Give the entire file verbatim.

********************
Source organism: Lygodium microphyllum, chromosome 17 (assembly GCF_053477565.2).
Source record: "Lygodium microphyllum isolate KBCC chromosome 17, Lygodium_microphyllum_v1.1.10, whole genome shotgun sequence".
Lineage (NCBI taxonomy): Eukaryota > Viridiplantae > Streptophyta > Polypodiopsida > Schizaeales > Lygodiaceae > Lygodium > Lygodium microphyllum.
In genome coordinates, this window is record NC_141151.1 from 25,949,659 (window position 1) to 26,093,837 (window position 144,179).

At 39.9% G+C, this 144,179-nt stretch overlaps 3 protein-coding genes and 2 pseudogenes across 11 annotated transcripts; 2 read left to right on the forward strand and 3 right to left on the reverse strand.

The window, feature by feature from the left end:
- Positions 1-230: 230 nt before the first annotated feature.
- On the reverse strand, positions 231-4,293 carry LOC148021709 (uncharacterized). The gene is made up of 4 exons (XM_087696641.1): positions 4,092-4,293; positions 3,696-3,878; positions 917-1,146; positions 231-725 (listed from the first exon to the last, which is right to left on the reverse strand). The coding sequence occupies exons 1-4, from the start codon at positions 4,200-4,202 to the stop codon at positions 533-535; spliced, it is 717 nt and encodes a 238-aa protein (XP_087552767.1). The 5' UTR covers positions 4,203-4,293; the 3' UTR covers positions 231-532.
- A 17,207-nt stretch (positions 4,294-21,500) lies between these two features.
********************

Source organism: Lygodium microphyllum, chromosome 17 (assembly GCF_053477565.2).
Source record: "Lygodium microphyllum isolate KBCC chromosome 17, Lygodium_microphyllum_v1.1.10, whole genome shotgun sequence".
Lineage (NCBI taxonomy): Eukaryota > Viridiplantae > Streptophyta > Polypodiopsida > Schizaeales > Lygodiaceae > Lygodium > Lygodium microphyllum.
In genome coordinates, this window is record NC_141151.1 from 25,949,659 (window position 1) to 26,093,837 (window position 144,179).

At 39.9% G+C, this 144,179-nt stretch overlaps 3 protein-coding genes and 2 pseudogenes across 11 annotated transcripts; 2 read left to right on the forward strand and 3 right to left on the reverse strand.

The window, feature by feature from the left end:
- Positions 1-230: 230 nt before the first annotated feature.
- On the reverse strand, positions 231-4,293 carry LOC148021709 (uncharacterized). The gene is made up of 4 exons (XM_087696641.1): positions 4,092-4,293; positions 3,696-3,878; positions 917-1,146; positions 231-725 (listed from the first exon to the last, which is right to left on the reverse strand). The coding sequence occupies exons 1-4, from the start codon at positions 4,200-4,202 to the stop codon at positions 533-535; spliced, it is 717 nt and encodes a 238-aa protein (XP_087552767.1). The 5' UTR covers positions 4,203-4,293; the 3' UTR covers positions 231-532.
- A 17,207-nt stretch (positions 4,294-21,500) lies between these two features.